1 December 2022 at 11:30:00 pm
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What happens when an artist performs a misdirected truth? How might the public respond to layers of deception in public artworks?
This panel will dig into processes of showcasing artworks as demonstrations within visual culture and arts research. Positioned between critique and parody, Jen Valender, Scotty So and James Little will discuss their use of misdirected unrealism in their art practices. This panel will traverse approaches to virtual performance as artistic resistance: from rewriting history by editing an archive to utilising Zoom for conversational parody and appropriating gallery Instagram feeds. Participants will discuss research into psychological and ethical binds, toxic art world dynamics, the politics of censorship, and making artworks that sit between physical and simulated reality.
This could really be it: a constructed interview with Slavoj Žižek
Through projection installation, Valender interviews her unofficial mentor philosopher and cultural theorist Slavoj Žižek (she uninvited, he unaware). Titled, This could really be it, the artwork utilises Zoom as an outlet for digital puppetry and socially distanced conversational parody.
Using snippets from online lectures, the conversation is collaged together from found recordings. To each question, an answer is derived using Žižek’s own cut-up process. The result is a self-projected soliloquy, in which the artist connects reflexivity with the materiality of projection, linking the optical experience of projection installation with psychological projection. In doing so, both Žižek and Valender become materialised into the medium as intertextual disembodied dialogue and images. Interview-performance will be explored further as a framework to house institutional critique and to put copyright, digital authenticity, academic authority, knowledge transactions and unsolicited practice into question.
Time Traveling on Wikipedia
This is an ongoing project of So’s that involves the act of making images which replicate different eras authentically by introducing them onto different Wikipedia pages as “authentic” images for academic purposes. It has been continuing since 2019 when So began to question the realness in drag practice, asking: “If I can be as real as I can be and no one can clock it, does it mean I am authentic?” He then went into research and replicated costumes of different eras from the late Qing Dynasty 1860s to the present time to dress up as women of these different eras and create “vintage” photos. The photos later were uploaded on Wikipedia pages with matching captions. Some of the images were then identified to be “fake” but some of them were considered as “real” and were used and shared on other websites and media including news, scholars’ articles and Twitter, and even sold as vintage prints on eBay. These images are continuing to grow through the internet with alterations beyond his control.
How to unintentionally use satire when you're trying to make it big in the arts
In the bubbling soup of online spaces, where contexts and headlines are compressed into byte sized bites for consumption, what happens to an artists practice and career when a majority of their artwork is seen and engaged with online? If being viewed on Instagram generates the most “hits,” does that context transform from being a surrogate or paregonal experience to becoming the authentic way to view an artist's artwork? I argue that indeed it can—sometimes. Using satire paired with the philosophical ideas around disinformation, this presentation looks at how I have explored using photoshop and 3D modelling programs to hijack existing gallery spaces around the world and inject my work into them as “authentic” exhibitions. This has prompted a few questions: what happens when you are viewed as being successful online as an artist? How has this impacted my own art making processes and how has this changed how audiences engaged with my work? Can I pilfer from the political, economic legacy, prestige and career opportunities that galleries offer without stepping foot in them physically?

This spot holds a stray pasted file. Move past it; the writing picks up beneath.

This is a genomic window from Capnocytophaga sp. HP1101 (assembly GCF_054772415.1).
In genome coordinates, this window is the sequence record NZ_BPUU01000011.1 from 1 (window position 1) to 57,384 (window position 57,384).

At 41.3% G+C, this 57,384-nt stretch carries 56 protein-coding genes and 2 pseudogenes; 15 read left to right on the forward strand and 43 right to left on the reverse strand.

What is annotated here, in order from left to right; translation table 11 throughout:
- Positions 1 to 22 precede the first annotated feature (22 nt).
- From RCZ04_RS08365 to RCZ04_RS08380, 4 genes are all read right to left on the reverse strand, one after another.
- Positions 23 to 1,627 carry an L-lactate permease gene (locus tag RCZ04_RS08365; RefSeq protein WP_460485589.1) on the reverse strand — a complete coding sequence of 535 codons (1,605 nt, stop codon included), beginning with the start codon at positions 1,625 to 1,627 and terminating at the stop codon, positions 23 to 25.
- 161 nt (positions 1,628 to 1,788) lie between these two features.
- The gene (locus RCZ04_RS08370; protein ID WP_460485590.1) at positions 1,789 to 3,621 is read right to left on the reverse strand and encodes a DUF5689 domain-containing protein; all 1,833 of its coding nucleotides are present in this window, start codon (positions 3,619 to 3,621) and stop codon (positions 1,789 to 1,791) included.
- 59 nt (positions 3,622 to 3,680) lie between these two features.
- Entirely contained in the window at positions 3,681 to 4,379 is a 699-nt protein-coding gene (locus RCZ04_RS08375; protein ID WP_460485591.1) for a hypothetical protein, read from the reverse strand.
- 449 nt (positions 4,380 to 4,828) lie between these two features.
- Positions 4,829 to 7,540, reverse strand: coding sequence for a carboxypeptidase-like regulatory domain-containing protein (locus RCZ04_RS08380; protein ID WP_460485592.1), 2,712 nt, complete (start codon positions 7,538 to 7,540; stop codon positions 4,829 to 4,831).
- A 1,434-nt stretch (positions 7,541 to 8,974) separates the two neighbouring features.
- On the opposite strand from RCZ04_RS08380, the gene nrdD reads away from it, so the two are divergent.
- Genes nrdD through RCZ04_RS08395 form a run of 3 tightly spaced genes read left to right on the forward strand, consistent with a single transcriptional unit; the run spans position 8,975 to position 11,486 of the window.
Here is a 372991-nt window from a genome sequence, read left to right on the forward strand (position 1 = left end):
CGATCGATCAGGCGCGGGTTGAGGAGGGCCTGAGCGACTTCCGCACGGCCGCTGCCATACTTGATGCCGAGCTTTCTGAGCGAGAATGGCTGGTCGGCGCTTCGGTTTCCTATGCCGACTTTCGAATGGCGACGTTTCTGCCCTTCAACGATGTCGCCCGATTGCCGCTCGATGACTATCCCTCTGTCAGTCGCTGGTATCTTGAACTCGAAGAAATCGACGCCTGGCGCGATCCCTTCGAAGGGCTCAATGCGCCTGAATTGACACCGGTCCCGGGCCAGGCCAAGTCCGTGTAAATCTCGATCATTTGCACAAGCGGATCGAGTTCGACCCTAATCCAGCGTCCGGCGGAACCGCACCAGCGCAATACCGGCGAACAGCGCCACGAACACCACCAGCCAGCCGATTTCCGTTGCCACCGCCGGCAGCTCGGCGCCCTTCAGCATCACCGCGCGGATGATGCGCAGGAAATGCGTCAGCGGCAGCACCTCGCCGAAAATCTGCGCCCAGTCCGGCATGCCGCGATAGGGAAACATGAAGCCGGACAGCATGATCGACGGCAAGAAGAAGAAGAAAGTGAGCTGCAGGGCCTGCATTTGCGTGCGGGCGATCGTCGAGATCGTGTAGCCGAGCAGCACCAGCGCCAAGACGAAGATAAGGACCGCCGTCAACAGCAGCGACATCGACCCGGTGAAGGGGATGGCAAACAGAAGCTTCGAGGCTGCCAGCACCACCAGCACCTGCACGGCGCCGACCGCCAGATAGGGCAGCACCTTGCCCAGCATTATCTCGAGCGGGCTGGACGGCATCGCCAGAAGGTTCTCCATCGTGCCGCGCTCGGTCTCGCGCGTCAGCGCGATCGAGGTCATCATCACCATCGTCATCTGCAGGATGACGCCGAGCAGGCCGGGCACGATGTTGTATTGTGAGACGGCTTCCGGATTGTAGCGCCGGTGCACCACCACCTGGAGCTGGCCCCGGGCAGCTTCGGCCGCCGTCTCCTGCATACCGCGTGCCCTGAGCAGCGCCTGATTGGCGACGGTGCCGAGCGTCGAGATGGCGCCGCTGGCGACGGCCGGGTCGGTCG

Jen Valender is an Australasian artist born in Aotearoa New Zealand and based in Naarm Melbourne. Her practice cross-pollinates with photography, moving image, projection, sound and sculpture. Grounded in the cinematic, Jen is inspired by wit, conceptual paradoxes, ethical positions colliding and a resolute blurring of the art/life dichotomy. Jen has exhibited in galleries and public spaces in Australia, France, South Africa and Portugal. She holds an MFA (Research) from the Victorian College of the Arts, University of Melbourne, and a BFA (Visual Arts) from Monash University. Website: https://jenvalender.com
Scotty So is a Melbourne based artist who works across media, using painting, photography, sculptures, site-responsive installation, videos and drag performance. Driven by the thrill of camp, he explores the often-contradictory relationship between humour and sincerity within lived experience. Born and raised in Hong Kong, So graduated with BFA Honours at the Victorian College of the Arts in Melbourne, Australia, 2019. So’s work has been shown in Hong Kong, China and Australia. Scotty So is represented by MARS Gallery in Australia. Website: https://www.scottyso.com
James Little is a Melbourne based artist who has exhibited extensively in Melbourne and Sydney, including SPRING 1883, Cement Fondu, Alaska Projects, La Trobe Art Institute and Artereal. Little is a co-founder and director of Nicholas Projects, a curated space in Melbourne from 2015–2018. He completed a BFA (Visual Art) at RMIT in 2012. Little’s practice can be described as a Venn diagram where authentic and artificial concepts meet. Artwork: westspace.org a recreation of westspace.org.au